UK enrolls record number of African-American freshmen
by Nancy C. Rodriguez, Courier-Journal
Four years after being criticized for doing too little to diversify its campus, the University of Kentucky enrolled a record number of African-American freshmen this year — and also boosted overall enrollment, according to preliminary figures released yesterday.
This year’s freshman class of 4,044 includes 341 black students, up 32 percent from last year and topping the previous record of 294 set in 2006, said UK Provost Kumble Subbaswamy.
He attributed the increase in African-American freshmen to the success of black students at the university.
“When high school students see their peers staying at the University of Kentucky and thriving in their academic programs here, they realize UK is a place where they, too, can succeed,” Subbaswamy said.
UK’s freshman enrollment was 179 higher than last year.
“I am extremely pleased with the diversity and quality of this year’s freshmen class,” President Lee Todd said. “Increasing our freshmen African-American enrollment by one-third is an important stride in meeting our diversity goals.”
University of Louisville officials could not provide comparable minority enrollment figures yesterday because the numbers aren’t finalized. But U of L officials said last month that they expected this year’s freshman class — about 2,600 students — to be the largest in the school’s history.
The state’s public universities are now collecting 2008 enrollment data, and final numbers won’t be available until after Nov. 1, when schools turn them in to the Kentucky Council on Postsecondary Education.
At UK, African-American enrollment has grown to 1,628 this fall from 1,392 in 2006, an increase due in part to increasing diversity among graduate students.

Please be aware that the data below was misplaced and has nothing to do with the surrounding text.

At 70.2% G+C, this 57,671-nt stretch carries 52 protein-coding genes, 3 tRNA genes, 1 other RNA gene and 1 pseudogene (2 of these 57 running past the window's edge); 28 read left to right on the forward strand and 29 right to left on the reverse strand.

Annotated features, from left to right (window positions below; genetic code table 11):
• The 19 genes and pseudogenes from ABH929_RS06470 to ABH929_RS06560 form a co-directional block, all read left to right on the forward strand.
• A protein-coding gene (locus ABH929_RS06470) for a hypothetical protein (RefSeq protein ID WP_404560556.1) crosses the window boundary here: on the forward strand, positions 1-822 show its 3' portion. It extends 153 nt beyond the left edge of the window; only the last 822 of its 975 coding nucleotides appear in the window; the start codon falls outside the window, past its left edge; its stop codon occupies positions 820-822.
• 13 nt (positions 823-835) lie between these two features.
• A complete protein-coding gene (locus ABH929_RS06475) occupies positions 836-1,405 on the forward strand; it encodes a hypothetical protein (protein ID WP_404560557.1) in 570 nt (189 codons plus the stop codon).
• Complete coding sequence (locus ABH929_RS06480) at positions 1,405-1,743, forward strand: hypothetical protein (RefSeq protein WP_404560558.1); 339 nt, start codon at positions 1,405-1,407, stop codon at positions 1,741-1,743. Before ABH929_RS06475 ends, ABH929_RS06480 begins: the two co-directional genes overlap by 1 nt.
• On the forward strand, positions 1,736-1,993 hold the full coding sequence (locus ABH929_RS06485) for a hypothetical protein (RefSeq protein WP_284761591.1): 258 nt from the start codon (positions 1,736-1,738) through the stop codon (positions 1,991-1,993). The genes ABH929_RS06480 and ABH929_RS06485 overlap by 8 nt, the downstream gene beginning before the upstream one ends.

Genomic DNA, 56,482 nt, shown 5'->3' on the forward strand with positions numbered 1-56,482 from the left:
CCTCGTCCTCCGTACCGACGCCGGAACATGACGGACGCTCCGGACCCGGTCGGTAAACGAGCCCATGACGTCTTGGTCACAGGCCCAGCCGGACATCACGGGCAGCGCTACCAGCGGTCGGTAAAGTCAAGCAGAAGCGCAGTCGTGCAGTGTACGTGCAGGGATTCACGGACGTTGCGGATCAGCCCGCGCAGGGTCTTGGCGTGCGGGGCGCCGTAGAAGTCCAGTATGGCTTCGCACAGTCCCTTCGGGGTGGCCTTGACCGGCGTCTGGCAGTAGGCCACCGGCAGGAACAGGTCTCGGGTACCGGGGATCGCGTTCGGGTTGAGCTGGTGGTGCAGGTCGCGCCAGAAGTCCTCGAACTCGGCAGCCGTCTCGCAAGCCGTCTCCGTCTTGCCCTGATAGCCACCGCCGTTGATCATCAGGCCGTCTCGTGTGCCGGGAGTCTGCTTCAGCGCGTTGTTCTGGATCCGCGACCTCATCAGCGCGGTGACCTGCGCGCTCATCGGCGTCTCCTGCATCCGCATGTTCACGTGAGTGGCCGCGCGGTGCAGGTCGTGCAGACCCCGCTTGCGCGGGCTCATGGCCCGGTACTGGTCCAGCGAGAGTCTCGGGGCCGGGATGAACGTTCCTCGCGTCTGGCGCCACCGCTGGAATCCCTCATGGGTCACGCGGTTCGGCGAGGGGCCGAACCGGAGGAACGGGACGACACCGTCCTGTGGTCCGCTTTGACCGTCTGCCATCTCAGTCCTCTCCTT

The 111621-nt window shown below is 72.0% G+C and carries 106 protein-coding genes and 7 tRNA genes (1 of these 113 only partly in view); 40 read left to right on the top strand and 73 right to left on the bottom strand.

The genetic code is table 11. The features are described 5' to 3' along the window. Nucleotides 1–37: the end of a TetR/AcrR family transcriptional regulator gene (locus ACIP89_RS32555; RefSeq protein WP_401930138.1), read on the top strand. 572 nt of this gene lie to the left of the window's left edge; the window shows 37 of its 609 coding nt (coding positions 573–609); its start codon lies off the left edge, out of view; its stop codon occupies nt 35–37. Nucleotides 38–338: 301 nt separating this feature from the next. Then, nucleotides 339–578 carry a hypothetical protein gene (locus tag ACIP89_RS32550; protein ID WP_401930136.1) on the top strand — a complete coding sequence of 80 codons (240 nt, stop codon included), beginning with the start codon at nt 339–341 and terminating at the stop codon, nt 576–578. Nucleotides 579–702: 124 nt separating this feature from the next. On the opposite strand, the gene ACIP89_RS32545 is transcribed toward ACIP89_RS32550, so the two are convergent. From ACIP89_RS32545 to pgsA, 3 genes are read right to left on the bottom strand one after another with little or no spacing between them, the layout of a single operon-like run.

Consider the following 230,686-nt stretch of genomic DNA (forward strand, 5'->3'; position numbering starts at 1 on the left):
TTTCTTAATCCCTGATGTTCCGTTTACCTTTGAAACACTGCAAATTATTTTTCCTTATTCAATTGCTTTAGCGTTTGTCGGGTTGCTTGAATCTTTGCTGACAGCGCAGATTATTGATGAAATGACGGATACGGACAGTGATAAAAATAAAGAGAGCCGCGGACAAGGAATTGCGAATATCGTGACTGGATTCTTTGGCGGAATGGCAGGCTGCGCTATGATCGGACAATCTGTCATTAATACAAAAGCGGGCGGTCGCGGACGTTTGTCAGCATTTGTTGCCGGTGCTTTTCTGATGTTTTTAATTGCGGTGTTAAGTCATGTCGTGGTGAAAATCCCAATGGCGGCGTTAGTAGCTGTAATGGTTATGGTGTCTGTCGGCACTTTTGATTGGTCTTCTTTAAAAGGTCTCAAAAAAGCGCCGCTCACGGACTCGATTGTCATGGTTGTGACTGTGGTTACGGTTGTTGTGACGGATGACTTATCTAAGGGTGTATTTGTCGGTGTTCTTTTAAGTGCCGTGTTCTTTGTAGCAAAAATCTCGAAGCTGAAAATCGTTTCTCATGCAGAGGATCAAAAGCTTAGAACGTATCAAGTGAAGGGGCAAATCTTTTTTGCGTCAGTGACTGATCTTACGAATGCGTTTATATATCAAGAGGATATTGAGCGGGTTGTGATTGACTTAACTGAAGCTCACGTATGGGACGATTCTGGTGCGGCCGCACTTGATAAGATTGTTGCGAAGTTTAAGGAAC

UK has become more active in trying to recruit African-American students in recent years in response to criticism — from lawmakers, faculty members and others — that it was lacking in diversity. Legislators were particularly concerned during the 2005-06 academic year, when black freshman enrollment fell to 143 from 256 in fall 2004.
In response, the university launched several initiatives that have included increased scholarships and expanded opportunities to visit campus. Last winter, UK also hired its first vice president for institutional diversity, Judy “J.J.” Jackson.
UK freshman Chelsea O’Neal, 18, a finance and economics major from Cincinnati, said she has been happy with the diversity and the campus has been hospitable.
“Even though the campus is big, they really make it feel like a small community to me,” said O’Neal, who is African American. “That is what really sealed the deal.”
O’Neal is a recipient of one of the school’s William C. Parker Scholarships, which she said “helped” when it came to choosing among UK, the University of Cincinnati and Ohio State University. The scholarships are geared toward minority students, including American Indians, Asians or Pacific islanders, Hispanics or Alaskan natives.
Overall enrollment at UK is 26,901, and resident freshman enrollment is 3,077, up from 2,899 last year. Total enrollment last year was 26,588.
Besides the higher enrollment and growing diversity on campus, Subbaswamy noted retention for first-year students also is up, to 81 percent from 74 percent. That improvement comes a little more than a year after UK announced its so-called “War on Attrition,” which included increasing academic advising for incoming students and instituting an alert system for students identified as floundering in their first year at the university.
Subbaswamy, who said UK’s goal is to have a 90 percent retention rate, equated the university’s efforts with “pedaling up a steep hill.”
“We are part of the way up, and now is not the time to let up on the pedal,” he said.